2. WsConsumer - represented as a typealias: WsConsumer = (WebSocket) -> Unit. This function is called on connection of a websocket and allow the API user to react to events coming from the connected websocket.
  3. WsMessage - a message which is sent or received on a websocket. This message can take advantage of the typesafety accorded to other entities in http4k by using the Lens API. Just like the http4k HTTP message model, WsMessages are immutable data classes.

The routing aspect of Websockets is done using a very similar API to the standard HTTP routing for HTTP messages and dynamic parts of the upgrade request are available when constructing a websocket instance:

data class Wrapper(val value: String)

val body = WsMessage.string().map(::Wrapper, Wrapper::value).toLens()

val nameLens = Path.of("name")

val ws: WsHandler = websockets(
    "/hello" bind websockets(
        "/{name}" bind { ws: WebSocket ->
            val name = nameLens(ws.upgradeRequest)
            ws.send(WsMessage("hello $name"))
            ws.onMessage {
                val received = body(it)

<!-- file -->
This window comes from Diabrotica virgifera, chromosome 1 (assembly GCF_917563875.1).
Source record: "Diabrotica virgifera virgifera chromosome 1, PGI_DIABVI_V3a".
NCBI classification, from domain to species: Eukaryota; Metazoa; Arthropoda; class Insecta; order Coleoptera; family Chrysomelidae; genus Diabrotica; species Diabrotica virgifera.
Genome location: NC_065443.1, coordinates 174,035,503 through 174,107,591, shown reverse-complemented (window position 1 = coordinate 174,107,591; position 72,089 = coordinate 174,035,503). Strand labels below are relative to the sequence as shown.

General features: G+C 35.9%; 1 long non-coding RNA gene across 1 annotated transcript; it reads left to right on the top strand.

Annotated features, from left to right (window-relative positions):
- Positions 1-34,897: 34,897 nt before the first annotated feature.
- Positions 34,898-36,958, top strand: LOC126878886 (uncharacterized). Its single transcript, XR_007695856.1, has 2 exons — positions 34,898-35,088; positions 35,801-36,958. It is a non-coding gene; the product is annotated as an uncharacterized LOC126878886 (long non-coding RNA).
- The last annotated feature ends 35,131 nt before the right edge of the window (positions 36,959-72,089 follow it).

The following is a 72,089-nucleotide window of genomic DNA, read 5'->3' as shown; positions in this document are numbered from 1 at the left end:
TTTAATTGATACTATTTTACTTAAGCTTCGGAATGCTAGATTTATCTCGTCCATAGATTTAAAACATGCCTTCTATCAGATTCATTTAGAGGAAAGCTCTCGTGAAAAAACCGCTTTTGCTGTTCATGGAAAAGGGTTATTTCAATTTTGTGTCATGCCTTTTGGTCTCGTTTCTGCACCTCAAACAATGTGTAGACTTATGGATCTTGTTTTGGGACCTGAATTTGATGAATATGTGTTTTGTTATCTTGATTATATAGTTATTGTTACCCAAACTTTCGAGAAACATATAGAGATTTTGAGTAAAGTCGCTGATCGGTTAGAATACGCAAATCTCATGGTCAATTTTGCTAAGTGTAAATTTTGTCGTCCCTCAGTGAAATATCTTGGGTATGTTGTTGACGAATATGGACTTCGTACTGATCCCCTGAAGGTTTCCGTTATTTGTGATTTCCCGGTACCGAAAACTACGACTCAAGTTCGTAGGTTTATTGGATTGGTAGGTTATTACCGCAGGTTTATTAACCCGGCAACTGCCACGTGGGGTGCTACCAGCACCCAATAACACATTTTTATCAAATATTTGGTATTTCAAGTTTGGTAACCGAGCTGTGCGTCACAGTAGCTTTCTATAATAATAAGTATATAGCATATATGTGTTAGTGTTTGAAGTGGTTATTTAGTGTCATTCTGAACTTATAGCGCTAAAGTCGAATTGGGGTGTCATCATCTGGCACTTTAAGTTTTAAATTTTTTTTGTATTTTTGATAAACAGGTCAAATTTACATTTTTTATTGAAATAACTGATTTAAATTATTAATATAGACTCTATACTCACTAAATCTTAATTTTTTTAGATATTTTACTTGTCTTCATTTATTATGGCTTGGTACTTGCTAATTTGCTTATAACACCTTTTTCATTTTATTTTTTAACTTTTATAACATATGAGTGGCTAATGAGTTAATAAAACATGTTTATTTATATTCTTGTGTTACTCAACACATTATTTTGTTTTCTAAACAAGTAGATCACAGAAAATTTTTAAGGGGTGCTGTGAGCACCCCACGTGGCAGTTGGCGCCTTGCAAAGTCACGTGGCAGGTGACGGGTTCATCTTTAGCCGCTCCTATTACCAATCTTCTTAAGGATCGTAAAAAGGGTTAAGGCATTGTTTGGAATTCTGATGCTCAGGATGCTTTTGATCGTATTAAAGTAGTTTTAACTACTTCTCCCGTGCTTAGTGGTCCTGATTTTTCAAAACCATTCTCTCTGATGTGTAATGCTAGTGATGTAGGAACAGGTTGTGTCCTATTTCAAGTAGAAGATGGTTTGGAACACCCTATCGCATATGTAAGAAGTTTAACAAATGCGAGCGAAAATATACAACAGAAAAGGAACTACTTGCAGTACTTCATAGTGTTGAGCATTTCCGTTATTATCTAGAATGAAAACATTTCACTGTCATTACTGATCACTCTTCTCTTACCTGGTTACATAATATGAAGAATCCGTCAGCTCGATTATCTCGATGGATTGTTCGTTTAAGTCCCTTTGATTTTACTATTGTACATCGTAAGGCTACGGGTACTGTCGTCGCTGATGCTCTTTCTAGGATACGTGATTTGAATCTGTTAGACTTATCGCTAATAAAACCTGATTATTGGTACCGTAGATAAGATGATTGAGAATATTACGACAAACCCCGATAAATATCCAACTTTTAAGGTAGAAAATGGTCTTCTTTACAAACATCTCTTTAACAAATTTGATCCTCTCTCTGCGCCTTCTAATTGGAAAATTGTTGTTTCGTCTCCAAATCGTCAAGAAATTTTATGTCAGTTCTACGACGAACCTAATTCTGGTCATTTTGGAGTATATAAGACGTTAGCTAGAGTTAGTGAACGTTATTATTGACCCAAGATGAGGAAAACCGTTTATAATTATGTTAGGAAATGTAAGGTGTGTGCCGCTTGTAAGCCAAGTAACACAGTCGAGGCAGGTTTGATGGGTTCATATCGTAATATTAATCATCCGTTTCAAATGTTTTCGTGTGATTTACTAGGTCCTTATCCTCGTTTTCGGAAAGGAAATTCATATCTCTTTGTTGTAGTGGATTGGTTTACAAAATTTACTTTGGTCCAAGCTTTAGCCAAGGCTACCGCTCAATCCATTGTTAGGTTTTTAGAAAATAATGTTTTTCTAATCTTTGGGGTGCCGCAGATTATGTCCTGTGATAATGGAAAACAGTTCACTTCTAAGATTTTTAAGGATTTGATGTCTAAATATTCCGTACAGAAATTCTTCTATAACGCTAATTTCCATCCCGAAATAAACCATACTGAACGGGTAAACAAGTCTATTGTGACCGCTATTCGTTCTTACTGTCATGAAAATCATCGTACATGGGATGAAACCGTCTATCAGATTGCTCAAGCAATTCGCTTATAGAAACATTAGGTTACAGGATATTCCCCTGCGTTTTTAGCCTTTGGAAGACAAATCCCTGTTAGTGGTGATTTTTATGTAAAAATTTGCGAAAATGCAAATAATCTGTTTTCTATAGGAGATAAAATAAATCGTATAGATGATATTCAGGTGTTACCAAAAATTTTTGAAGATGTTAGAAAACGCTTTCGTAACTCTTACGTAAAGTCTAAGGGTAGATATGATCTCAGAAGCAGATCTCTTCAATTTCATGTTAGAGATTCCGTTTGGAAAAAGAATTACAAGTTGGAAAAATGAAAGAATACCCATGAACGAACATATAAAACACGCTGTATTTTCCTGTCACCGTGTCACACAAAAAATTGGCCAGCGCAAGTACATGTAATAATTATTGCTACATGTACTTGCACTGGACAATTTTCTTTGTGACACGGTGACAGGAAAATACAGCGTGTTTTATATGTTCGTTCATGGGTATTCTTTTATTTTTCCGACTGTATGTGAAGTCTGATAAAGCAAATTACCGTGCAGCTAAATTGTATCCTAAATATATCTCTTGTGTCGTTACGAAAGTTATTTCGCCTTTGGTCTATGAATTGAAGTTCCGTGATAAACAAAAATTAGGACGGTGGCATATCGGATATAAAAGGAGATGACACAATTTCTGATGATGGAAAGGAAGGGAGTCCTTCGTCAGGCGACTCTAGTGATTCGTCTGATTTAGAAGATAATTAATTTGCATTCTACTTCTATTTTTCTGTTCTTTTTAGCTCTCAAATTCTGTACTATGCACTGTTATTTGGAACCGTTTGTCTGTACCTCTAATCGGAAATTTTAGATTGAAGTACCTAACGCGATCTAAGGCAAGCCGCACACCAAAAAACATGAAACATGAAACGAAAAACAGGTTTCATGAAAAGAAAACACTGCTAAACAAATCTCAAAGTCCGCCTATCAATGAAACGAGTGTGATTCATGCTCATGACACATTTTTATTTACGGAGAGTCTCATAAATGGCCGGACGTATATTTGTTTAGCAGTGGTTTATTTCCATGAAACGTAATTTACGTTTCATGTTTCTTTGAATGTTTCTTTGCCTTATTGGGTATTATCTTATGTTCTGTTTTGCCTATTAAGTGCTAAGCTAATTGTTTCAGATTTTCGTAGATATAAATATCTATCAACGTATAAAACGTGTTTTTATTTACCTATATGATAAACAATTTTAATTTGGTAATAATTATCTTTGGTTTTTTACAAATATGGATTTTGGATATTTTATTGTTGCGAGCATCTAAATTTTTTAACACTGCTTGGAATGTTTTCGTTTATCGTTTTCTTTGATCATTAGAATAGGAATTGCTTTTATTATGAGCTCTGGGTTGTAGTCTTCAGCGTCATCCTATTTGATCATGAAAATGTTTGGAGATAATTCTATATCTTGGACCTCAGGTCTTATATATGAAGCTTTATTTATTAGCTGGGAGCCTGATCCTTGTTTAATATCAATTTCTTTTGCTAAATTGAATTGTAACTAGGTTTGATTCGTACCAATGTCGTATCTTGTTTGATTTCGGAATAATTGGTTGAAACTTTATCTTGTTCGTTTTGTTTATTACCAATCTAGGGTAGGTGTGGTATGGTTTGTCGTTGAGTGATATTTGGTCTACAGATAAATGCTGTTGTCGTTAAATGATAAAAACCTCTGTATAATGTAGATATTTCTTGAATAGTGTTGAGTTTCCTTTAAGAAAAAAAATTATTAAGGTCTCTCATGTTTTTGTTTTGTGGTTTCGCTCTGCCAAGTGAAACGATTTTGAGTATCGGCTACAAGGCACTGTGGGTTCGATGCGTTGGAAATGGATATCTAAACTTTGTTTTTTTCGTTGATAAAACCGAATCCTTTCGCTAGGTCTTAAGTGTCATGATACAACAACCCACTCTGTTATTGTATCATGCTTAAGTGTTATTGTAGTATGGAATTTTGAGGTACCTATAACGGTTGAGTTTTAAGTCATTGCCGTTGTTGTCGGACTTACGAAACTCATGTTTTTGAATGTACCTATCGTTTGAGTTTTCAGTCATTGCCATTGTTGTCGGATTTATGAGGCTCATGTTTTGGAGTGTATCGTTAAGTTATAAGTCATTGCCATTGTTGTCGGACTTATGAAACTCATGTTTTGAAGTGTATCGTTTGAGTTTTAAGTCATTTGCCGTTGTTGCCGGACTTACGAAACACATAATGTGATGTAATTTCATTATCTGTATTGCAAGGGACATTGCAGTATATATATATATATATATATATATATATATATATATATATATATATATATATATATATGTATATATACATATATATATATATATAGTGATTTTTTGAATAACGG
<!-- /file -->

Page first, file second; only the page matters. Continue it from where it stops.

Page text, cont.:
ws.send(body(received))
            }
            ws.onClose {
                println("closed")
            }
        }
    )
)

A WsHandler can be combined with an HttpHandler into a PolyHandler and then mounted into a supported backend server using asServer():

val app = PolyHandler(
    routes(
        "/" bind { r: Request -> Response(OK) }
    ),
    websockets(
        "/ws" bind { ws: WebSocket -> ws.send(WsMessage("hello!"))
        }
    )
)
app.asServer(Jetty(9000)).start()

Alternatively, the WsHandler can be also converted to a synchronous WsClient - this allows testing to be done completely offline, which allows for super-fast tests:

val client = app.testWsClient(Request(Method.GET, "ws://localhost:9000/hello/bob"))!!

client.send(WsMessage("1"))
client.close(Status(200, "bob"))

client.received.take(2).forEach(::println)

Request and Response toString()

The HttpMessages used by http4k toString in the HTTP wire format, which it simple to capture and replay HTTP message streams later in a similar way to tools like Mountebank.

CURL format

Creates curl command for a given request - this is useful to include in audit logs so exact requests can be replayed if required:

val curl = Request(POST, "http://httpbin.org/post").body(listOf("foo" to "bar").toBody()).toCurl()
// curl -X POST --data "foo=bar" "http://httpbin.org/post"